Here’s a little quiz for you:

https://www.thedreamhatchery.com/self-judgment-detox.html
What do you say to yourself when you look in the mirror?
  1. Do you often call yourself names (like dummy or stupid or ugly or fat)?
  2. How often do you treat yourself with sarcasm?
  3. Do you criticize yourself frequently?
  4. Do you always say kind things to yourself when you look in the mirror?
  5. Do you isolate yourself when you’re feeling most down?
  6. When you’re having a bad day, do you obsess or fixate on everything that’s going wrong?
  7. How do you treat yourself when you’re going through pain?
  8. When you’re feeling inadequate about something, do you compare yourself to everyone else who seems to be better at it than you are?
  9. How do you treat the parts of yourself that you don’t like?
  10. When something painful happens, do you find yourself thinking about it over and over?

Based on your answers above, if YOU were your own best friend, would you even hang out with yourself?

For most women, the answer is no. And if someone was treating OUR best friend the way we treat ourselves, we’d tell them to end that friendship immediately. Right?

Even if not all of your answers to the questions were terrible, I bet there is still room for improvement, am I right?

So what can you do to practice being a better friend to yourself?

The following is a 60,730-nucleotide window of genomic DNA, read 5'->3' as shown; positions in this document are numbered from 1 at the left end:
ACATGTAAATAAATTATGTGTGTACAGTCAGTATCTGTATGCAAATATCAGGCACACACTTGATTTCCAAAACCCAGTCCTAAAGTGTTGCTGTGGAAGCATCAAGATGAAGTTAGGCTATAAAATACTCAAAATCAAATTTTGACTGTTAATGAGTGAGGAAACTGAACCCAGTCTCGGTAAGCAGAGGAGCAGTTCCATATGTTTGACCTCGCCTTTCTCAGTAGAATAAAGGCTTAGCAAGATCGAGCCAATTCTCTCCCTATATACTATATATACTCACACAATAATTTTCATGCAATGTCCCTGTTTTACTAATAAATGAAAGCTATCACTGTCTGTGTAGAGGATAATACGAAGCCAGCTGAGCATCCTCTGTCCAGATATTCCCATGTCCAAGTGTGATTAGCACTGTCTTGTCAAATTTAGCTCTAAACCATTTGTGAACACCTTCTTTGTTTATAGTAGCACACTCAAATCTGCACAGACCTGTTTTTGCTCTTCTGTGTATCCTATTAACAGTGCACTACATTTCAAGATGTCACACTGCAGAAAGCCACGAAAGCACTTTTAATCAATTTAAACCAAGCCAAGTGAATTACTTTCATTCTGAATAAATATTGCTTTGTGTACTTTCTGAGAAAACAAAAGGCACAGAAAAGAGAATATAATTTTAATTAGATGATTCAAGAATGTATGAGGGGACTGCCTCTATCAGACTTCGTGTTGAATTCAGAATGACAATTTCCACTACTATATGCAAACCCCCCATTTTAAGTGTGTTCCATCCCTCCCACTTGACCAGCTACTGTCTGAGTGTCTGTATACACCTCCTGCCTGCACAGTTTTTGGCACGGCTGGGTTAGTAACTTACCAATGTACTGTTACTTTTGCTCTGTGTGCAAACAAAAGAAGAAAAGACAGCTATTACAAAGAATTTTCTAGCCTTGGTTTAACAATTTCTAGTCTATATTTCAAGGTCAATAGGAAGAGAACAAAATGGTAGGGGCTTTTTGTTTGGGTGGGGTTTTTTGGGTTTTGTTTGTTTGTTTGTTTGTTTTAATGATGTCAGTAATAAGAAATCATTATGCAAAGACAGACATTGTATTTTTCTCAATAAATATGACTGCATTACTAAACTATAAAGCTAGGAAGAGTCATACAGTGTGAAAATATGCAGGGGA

Join me in March for a 30-Day Self Judgment Detox.

This $27 mini-course will teach you:

https://www.thedreamhatchery.com/self-judgment-detox.html
Join the Self Judgment Detox Challenge and be a better friend to yourself.
  • A four step process to detox from self-judgment
  • Four + practices to honor and release old wounds
  • Meditations and creative practices for emancipating old stories
  • How to finally forgive yourself
  • Lessons in becoming a best friend to yourself

You will get:

  • Bi-weekly emails with specific instruction over 30 days
  • Made for you matrixes to help you track your journey
  • Encouragement and inspiration along the way

Interested? Know someone else who might be?

Sign up now by clicking this link.

“Only when we are brave enough to explore the darkness will we discover the infinite power of our light.” –Brene’ Brown